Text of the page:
If you've ever thought about what it might be like to visit a black hole, NASA has shared a few videos and postcards that may have you reconsidering.
Black holes are among the most fascinating objects in outer space. They are extremely dense and have incredibly strong gravitational forces, meaning they pull in anything that gets too close.
NASA's Black Hole Safety video explains what a black hole is, how to find one and a safe distance to keep from falling into one — a boundary known as the event horizon, beyond which nothing can return.
"A black hole is a physical object in space, just like everything else," the video explains. "It's made up of a tiny but massive point where gravity and density are infinite, a line beyond which everything, including light, can only fall into that tiny point."
NASA's event horizon postcard warns travelers about visiting a black hole with a nod to "spaghettification," also called the noodle effect. The closer an object gets to a black hole, the stronger its gravitational pull becomes. Spaghettification refers to the vertical stretching and horizontal compression of objects that fall into a black hole.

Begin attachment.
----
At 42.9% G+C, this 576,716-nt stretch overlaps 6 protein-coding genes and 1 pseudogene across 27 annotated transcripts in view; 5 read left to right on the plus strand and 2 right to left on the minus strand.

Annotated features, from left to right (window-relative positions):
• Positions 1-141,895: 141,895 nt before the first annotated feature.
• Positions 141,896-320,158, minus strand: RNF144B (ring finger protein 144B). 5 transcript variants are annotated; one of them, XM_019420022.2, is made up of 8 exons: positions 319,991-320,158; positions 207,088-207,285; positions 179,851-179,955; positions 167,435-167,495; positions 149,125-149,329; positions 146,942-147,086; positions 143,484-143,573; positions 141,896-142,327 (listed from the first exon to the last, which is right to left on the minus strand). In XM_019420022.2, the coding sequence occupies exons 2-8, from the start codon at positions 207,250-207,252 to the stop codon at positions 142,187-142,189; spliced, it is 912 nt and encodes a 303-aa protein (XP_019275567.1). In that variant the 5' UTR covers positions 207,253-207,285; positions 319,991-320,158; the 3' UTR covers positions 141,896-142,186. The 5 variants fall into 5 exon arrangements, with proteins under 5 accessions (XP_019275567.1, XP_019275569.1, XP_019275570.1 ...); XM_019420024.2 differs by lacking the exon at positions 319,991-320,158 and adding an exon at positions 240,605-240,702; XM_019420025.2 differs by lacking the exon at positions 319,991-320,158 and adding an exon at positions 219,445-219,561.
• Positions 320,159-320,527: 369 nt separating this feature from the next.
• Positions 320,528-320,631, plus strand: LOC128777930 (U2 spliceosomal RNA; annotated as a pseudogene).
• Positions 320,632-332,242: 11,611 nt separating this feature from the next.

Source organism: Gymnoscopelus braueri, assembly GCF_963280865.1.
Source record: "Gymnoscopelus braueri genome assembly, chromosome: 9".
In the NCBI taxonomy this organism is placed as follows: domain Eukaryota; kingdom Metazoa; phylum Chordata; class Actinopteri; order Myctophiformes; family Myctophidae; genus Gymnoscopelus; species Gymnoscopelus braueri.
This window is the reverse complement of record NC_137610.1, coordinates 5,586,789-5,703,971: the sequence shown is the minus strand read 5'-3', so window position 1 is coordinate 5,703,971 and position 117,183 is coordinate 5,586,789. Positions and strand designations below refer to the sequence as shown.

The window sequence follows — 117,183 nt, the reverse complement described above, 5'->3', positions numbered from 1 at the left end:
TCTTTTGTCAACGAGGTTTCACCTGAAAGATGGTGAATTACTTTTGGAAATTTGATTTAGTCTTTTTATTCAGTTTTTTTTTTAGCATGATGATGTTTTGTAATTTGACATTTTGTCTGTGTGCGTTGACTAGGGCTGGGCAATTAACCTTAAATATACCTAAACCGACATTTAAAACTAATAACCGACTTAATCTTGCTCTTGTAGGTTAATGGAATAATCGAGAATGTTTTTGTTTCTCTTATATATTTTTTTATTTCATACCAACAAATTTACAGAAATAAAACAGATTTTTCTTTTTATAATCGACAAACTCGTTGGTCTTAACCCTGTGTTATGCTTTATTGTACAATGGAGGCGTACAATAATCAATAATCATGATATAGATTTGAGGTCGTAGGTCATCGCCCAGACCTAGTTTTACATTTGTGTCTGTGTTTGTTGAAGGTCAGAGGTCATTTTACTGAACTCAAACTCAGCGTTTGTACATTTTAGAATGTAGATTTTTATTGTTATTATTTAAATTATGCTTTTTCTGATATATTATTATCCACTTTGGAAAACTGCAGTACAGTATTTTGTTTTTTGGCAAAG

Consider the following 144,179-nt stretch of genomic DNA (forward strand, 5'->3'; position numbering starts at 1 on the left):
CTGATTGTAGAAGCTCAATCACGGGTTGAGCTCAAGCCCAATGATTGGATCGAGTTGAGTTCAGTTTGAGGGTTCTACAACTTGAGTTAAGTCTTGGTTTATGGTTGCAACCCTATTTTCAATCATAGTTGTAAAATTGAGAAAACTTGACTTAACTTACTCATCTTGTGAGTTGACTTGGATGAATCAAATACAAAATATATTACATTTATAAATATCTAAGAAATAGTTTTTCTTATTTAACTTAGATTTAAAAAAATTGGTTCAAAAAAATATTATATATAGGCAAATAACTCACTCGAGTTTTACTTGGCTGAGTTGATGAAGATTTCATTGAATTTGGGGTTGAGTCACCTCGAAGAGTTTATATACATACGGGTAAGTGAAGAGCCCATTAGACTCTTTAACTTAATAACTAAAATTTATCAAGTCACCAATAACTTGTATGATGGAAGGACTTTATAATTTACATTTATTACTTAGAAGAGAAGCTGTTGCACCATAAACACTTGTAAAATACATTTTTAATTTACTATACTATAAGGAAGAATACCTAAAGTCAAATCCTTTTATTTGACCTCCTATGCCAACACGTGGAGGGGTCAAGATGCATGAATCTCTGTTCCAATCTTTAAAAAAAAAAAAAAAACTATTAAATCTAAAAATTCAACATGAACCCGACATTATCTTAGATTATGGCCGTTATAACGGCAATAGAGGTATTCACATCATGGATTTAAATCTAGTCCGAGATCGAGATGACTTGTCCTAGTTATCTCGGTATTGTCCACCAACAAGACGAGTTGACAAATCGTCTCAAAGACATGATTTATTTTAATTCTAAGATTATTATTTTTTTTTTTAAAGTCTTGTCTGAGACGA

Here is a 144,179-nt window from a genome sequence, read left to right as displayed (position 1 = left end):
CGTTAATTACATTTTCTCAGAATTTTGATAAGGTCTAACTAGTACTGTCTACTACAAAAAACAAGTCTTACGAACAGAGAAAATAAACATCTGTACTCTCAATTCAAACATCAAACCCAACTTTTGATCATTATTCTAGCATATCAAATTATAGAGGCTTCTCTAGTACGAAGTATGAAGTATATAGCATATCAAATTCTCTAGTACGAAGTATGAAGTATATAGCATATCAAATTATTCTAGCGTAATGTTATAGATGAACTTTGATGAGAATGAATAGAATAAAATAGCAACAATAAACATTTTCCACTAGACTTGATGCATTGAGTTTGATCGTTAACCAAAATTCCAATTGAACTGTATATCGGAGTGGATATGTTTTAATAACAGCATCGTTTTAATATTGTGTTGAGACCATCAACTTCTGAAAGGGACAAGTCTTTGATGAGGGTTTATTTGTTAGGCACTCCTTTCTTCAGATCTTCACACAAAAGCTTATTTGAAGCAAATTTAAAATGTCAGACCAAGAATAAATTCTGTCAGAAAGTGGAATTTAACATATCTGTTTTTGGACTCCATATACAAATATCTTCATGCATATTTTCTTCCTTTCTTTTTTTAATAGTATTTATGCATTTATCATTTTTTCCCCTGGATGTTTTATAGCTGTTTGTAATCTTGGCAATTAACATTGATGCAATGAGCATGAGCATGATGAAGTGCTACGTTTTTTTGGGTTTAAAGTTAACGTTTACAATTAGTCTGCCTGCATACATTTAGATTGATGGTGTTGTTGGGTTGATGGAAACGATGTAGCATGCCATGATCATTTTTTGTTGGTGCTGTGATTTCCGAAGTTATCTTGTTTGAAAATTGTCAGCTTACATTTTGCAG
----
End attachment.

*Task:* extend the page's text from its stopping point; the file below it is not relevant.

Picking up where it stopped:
While the event horizon of a black hole is considered the boundary around the mouth of the black hole, the inner region of a black hole is known as singularity. It is the single point in space-time where the mass of the black hole is concentrated.
One of the postcards from NASA's black hole collection showcases the singularity as one of the most extreme vacation spots with the message: "Wish you were here … Instead of me," suggesting the singularity shouldn't be on any black-hole vacationer's bucket list.
The video also features an animated muscle-building, "king size" black hole and baby, "fun size" black hole to highlight the difference between supermassive black holes and smaller, stellar-mass black holes.
While supermassive black holes are believed to lie at the center of most galaxies, scientists are still unsure exactly how they form. Stellar black holes, on the other hand, form when a larger star collapses in on itself and begins to consume the surrounding dust and gas, also known as an accretion disk. When material falls toward a black hole, it heats up and begins to glow — which, the video says, is a telltale clue one should look for when searching for a black hole.
- This Tiny Galaxy Has a Pretty Big Black Hole
- Black Hole Quiz: How Well Do You Know Nature's Weirdest Creations?
- Where Do Black Holes Lead?